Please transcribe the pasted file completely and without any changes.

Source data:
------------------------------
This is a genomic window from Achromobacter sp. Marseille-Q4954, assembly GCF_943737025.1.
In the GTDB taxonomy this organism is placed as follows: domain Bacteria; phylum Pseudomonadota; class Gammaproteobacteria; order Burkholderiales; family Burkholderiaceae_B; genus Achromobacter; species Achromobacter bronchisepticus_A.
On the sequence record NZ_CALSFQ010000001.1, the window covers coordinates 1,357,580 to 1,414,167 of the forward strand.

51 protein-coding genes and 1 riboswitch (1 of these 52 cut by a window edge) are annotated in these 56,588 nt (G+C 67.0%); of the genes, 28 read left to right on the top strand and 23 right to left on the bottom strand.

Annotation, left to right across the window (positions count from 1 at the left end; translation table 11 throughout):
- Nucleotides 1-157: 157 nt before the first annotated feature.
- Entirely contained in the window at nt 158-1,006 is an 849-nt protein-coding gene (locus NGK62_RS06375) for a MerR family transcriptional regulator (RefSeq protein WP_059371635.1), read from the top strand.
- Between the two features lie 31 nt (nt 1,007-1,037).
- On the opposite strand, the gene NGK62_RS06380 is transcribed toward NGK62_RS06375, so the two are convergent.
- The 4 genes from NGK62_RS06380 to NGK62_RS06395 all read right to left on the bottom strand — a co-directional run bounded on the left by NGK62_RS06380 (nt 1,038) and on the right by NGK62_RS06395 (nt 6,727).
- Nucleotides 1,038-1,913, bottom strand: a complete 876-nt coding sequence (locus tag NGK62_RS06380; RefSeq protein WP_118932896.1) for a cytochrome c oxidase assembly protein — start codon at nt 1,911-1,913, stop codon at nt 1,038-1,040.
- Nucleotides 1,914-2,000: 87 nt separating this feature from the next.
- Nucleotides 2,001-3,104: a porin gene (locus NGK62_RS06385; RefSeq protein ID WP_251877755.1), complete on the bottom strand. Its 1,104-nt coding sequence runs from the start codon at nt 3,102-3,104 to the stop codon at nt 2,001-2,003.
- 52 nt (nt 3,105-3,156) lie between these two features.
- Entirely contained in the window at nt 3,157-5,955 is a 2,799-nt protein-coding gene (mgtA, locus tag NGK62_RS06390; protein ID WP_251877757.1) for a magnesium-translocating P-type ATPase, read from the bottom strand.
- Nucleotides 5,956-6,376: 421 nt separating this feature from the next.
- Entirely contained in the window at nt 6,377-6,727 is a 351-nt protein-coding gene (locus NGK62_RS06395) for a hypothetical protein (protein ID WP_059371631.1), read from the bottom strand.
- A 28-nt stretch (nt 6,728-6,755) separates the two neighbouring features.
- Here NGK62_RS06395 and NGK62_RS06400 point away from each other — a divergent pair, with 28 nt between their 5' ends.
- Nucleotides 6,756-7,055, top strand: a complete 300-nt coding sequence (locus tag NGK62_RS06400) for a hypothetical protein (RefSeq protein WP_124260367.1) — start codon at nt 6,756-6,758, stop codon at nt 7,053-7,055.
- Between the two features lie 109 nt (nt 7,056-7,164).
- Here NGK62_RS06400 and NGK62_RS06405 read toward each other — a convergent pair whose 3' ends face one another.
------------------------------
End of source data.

This is a genomic window from Achromobacter sp. Marseille-Q4954, assembly GCF_943737025.1.
In the GTDB taxonomy this organism is placed as follows: domain Bacteria; phylum Pseudomonadota; class Gammaproteobacteria; order Burkholderiales; family Burkholderiaceae_B; genus Achromobacter; species Achromobacter bronchisepticus_A.
On the sequence record NZ_CALSFQ010000001.1, the window covers coordinates 1,357,580 to 1,414,167 of the forward strand.

51 protein-coding genes and 1 riboswitch (1 of these 52 cut by a window edge) are annotated in these 56,588 nt (G+C 67.0%); of the genes, 28 read left to right on the top strand and 23 right to left on the bottom strand.

Annotation, left to right across the window (positions count from 1 at the left end; translation table 11 throughout):
- Nucleotides 1-157: 157 nt before the first annotated feature.
- Entirely contained in the window at nt 158-1,006 is an 849-nt protein-coding gene (locus NGK62_RS06375) for a MerR family transcriptional regulator (RefSeq protein WP_059371635.1), read from the top strand.
- Between the two features lie 31 nt (nt 1,007-1,037).
- On the opposite strand, the gene NGK62_RS06380 is transcribed toward NGK62_RS06375, so the two are convergent.
- The 4 genes from NGK62_RS06380 to NGK62_RS06395 all read right to left on the bottom strand — a co-directional run bounded on the left by NGK62_RS06380 (nt 1,038) and on the right by NGK62_RS06395 (nt 6,727).
- Nucleotides 1,038-1,913, bottom strand: a complete 876-nt coding sequence (locus tag NGK62_RS06380; RefSeq protein WP_118932896.1) for a cytochrome c oxidase assembly protein — start codon at nt 1,911-1,913, stop codon at nt 1,038-1,040.
- Nucleotides 1,914-2,000: 87 nt separating this feature from the next.
- Nucleotides 2,001-3,104: a porin gene (locus NGK62_RS06385; RefSeq protein ID WP_251877755.1), complete on the bottom strand. Its 1,104-nt coding sequence runs from the start codon at nt 3,102-3,104 to the stop codon at nt 2,001-2,003.
- 52 nt (nt 3,105-3,156) lie between these two features.
- Entirely contained in the window at nt 3,157-5,955 is a 2,799-nt protein-coding gene (mgtA, locus tag NGK62_RS06390; protein ID WP_251877757.1) for a magnesium-translocating P-type ATPase, read from the bottom strand.
- Nucleotides 5,956-6,376: 421 nt separating this feature from the next.
- Entirely contained in the window at nt 6,377-6,727 is a 351-nt protein-coding gene (locus NGK62_RS06395) for a hypothetical protein (protein ID WP_059371631.1), read from the bottom strand.
- A 28-nt stretch (nt 6,728-6,755) separates the two neighbouring features.
- Here NGK62_RS06395 and NGK62_RS06400 point away from each other — a divergent pair, with 28 nt between their 5' ends.
- Nucleotides 6,756-7,055, top strand: a complete 300-nt coding sequence (locus tag NGK62_RS06400) for a hypothetical protein (RefSeq protein WP_124260367.1) — start codon at nt 6,756-6,758, stop codon at nt 7,053-7,055.
- Between the two features lie 109 nt (nt 7,056-7,164).
- Here NGK62_RS06400 and NGK62_RS06405 read toward each other — a convergent pair whose 3' ends face one another.